Opening period The opening period begins with the onset of regular labor and lasts until the cervix is fully opened. It lasts between 10 and 12 hours for primiparous women, and is shortened to 6 to 7 hours for multiparous women. In this phase, the membranes tear (timely rupture of the bladder). The rupture of the bladder creates a suction effect on the child's head, which can lead to the development of a so-called birth tumor. This harmless swelling disappears within a few days after the birth. If the amniotic sac ruptures before labor begins, it is a premature rupture of the bladder. If the rupture of the bladder is delayed until the expulsion period, one speaks of a delayed rupture of the bladder. Most women go to hospital at this stage or call their midwife if a home birth is planned. It is the job of the obstetrician to use the questioning and examination of the pregnant woman to clarify whether a normal or a high-risk birth is to be expected and to take the appropriate precautions. The following nursing measures should be carried out in preparation for the birth:
- Bowel movement (possibly through enema)
- Body cleansing with a warm full bath or shower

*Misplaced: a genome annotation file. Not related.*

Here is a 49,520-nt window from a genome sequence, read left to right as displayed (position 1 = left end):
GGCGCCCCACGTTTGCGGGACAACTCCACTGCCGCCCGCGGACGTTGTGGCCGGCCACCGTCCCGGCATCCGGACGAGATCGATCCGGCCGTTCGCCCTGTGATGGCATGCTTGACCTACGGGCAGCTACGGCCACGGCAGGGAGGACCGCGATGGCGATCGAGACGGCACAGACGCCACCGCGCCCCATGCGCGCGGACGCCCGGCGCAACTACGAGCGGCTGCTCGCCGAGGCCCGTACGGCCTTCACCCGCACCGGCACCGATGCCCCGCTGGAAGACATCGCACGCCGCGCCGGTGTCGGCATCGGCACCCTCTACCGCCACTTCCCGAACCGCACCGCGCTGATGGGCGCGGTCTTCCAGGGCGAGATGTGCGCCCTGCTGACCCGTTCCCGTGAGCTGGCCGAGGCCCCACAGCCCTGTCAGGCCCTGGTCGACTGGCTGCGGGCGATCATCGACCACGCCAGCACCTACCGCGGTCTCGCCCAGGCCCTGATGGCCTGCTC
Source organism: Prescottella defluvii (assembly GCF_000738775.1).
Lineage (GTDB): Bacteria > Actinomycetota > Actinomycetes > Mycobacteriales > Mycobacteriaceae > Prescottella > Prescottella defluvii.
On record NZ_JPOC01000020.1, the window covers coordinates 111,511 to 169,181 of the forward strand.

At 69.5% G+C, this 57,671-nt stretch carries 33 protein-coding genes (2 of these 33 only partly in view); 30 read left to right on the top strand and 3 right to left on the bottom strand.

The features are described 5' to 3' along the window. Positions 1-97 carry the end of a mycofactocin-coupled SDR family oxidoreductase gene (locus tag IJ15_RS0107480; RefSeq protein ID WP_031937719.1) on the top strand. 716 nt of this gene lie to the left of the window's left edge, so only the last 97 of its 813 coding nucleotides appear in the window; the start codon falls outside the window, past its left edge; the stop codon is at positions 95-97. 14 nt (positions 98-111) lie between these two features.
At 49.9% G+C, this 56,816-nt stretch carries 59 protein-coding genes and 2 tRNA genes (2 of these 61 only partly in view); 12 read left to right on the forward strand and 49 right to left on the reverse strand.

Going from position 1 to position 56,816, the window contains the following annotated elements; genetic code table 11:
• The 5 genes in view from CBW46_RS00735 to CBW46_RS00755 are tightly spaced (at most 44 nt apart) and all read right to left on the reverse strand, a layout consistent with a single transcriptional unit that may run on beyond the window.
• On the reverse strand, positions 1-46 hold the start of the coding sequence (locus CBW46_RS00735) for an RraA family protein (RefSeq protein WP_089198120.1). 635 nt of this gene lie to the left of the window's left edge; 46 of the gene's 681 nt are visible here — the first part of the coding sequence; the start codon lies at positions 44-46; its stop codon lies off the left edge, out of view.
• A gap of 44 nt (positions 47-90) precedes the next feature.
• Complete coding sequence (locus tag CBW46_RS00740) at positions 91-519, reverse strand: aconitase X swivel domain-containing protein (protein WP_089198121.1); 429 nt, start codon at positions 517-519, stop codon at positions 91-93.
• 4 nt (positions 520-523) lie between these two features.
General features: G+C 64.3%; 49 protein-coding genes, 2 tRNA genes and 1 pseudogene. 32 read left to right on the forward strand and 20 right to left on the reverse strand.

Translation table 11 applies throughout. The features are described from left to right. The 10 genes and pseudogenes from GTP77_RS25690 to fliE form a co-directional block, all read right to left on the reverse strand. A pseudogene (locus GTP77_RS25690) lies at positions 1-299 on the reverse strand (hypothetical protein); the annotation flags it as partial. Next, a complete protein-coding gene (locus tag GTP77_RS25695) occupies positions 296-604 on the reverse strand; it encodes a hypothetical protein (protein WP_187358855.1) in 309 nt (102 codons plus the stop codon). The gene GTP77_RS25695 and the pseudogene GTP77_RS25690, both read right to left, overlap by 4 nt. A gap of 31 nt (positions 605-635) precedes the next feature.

- Shortening or shaving the pubic hair (location of germs!)
- Disinfection of the external genital organs
- comfortable positioning of the woman in labor
Expulsion period The expulsion period begins with the full opening of the cervix and ends with the birth of the child. It lasts between 60 and 75 minutes for primiparous women, and is shortened to 20 to 30 minutes for multiparous women. When the child's head is kicked so deep that it presses on the pelvic organs, the urge to press is triggered. This compulsion to press along during labor drives the child forward. The expulsion period is the most dangerous phase during childbirth for the child. The child's heartbeat should be checked continuously, at least after each contraction. The danger is a reduction in the oxygen supply to the child due to reduced placental blood flow and increased intracerebral pressure due to compression of the head due to the high resistance of the pelvic floor. At this point, an episiotomy may be necessary because it protects the pelvic floor from overstretching and tearing, as well as reducing the pressure on the child's head and shortening the expulsion period. In any case, perineal protection must be carried out manually by the midwife or obstetrician in order to prevent the head from being pushed out too quickly, as the child's skull should be relieved of pressure slowly (risk of cerebral hemorrhage). After the head is born, the trunk follows without any problems, as it has a smaller diameter than the head and can be deformed very well. The nasopharynx is then suctioned off and the child is cut off.